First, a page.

Spotted Tanager Ixothraupis punctata

  • Order: Passeriformes
  • Family: Thraupidae
  • Polytypic: 5 subspecies
  • Authors: Aileen Pansacula and Kevin J. Burns
Sections

Behavior

Behavior

Spotted Tanagers are active birds, using quick movements as they forages for fruits, berries and invertebrates (Restall et al. 2007). In Naoki's study in the Serranía Bella Vista, Bolivia, the primary foraging mode for fruit was gleaning (64%), followed by reach-out (10%) and probe (9%). Other fruit foraging modes made up less than 10% of the observations each. Arthropods were also largely taken through gleaning (49%). Other arthropod attack modes included hang-down (16%), reach-up (10%), reach-out (7%), and reach-down (7%). Arthropods were primarily searched for on leaves (83%), but flower bud searches (13%) also made up a large portion of the observations.

When they are not foraging for food, Spotted Tanagers may perch in the open at times to rest and preen (Beebe 1916, cited in Isler and Isler 1987).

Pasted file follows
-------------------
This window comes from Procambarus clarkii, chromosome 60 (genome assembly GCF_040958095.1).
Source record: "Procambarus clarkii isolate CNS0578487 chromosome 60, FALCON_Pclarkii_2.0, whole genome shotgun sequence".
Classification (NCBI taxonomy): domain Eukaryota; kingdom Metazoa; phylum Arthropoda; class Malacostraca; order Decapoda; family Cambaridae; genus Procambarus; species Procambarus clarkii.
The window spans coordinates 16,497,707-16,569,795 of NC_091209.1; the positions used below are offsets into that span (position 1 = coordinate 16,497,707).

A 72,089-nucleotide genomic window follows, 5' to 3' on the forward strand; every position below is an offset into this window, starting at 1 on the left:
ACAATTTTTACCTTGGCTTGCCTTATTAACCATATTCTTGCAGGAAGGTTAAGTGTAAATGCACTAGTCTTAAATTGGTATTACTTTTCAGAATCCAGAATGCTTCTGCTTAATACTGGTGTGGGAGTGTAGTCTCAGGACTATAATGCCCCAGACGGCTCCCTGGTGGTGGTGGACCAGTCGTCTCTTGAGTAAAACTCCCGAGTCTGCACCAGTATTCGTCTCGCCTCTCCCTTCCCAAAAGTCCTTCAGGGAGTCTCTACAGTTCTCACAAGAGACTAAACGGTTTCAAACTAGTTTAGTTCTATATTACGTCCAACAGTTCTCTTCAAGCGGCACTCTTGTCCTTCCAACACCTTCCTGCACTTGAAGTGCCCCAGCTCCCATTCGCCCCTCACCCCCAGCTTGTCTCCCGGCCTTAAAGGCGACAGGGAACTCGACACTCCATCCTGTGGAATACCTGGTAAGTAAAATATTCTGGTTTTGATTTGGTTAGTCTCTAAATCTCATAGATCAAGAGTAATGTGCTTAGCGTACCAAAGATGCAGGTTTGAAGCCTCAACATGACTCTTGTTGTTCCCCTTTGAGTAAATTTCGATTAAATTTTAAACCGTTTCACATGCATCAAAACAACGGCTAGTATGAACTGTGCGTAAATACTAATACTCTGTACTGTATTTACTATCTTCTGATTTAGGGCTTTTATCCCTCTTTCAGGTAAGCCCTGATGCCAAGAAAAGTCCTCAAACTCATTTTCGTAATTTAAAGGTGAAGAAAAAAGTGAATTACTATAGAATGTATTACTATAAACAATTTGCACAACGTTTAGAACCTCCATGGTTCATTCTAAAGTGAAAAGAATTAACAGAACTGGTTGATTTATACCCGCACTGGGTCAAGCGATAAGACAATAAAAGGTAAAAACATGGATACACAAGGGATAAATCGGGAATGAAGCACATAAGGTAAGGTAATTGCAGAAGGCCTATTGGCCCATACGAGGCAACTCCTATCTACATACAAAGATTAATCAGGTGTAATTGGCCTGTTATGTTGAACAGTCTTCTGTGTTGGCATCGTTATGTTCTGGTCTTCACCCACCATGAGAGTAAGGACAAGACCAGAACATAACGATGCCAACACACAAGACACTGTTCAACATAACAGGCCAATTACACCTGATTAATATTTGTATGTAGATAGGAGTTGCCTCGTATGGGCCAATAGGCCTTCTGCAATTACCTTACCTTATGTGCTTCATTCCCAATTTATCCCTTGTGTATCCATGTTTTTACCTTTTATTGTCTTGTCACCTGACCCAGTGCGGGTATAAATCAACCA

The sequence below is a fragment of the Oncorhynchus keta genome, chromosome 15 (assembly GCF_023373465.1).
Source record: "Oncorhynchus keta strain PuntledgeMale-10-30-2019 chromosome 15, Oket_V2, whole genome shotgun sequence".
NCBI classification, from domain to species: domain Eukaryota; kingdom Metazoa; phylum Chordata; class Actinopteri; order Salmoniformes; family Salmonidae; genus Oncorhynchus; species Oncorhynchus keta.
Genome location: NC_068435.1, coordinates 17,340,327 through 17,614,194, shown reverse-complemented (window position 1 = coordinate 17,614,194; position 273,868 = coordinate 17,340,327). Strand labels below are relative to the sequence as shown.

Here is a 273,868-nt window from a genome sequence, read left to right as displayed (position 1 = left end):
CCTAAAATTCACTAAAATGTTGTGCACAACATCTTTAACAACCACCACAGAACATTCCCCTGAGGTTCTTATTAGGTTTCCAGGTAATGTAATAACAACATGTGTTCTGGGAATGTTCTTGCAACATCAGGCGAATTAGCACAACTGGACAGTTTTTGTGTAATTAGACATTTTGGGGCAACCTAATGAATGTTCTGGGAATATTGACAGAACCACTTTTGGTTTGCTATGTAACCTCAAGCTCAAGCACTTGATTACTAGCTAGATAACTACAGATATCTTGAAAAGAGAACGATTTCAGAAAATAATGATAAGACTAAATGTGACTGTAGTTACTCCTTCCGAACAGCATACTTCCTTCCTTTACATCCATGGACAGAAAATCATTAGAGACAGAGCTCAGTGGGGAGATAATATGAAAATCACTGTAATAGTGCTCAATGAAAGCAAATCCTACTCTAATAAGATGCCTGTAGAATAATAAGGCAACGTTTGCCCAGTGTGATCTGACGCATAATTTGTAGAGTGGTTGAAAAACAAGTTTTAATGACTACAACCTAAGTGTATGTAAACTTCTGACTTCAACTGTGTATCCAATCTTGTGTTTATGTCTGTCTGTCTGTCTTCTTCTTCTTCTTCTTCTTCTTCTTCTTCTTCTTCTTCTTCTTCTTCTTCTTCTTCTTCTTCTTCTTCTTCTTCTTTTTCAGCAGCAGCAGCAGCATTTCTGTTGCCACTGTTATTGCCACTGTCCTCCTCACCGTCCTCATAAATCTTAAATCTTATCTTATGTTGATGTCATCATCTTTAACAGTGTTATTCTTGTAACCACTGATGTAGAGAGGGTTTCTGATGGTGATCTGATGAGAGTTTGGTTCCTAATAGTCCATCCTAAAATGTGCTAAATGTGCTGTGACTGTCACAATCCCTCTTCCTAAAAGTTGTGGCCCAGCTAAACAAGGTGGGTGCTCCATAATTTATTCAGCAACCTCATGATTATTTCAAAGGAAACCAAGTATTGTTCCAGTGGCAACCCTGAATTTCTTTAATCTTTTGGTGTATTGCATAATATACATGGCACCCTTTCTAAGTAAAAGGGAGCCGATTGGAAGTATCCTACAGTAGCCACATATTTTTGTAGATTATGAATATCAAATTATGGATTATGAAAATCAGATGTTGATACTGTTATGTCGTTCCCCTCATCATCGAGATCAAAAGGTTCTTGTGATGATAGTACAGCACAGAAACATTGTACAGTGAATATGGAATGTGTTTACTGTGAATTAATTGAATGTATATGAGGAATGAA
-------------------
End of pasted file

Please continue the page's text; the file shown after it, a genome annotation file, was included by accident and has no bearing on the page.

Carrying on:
Social and interspecific behavior

The Spotted Tanager occurs alone, in pairs, and in small groups of 2-4 individuals (Isler and Isler 1987). Often joins mixed species flocks (Restall et al. 2007), and once up to 8 individuals were seen with a large mixed-species flock (Parker, cited in Isler and Isler 1987). This species also joins feeding aggegrations at fruiting trees (Isler and Isler 1987).

Recommended Citation

Pansacula, A. and K. J. Burns (2012). Spotted Tanager (Ixothraupis punctata), version 1.0. In Neotropical Birds Online (T. S. Schulenberg, Editor). Cornell Lab of Ornithology, Ithaca, NY, USA. https://doi.org/10.2173/nb.spotan1.01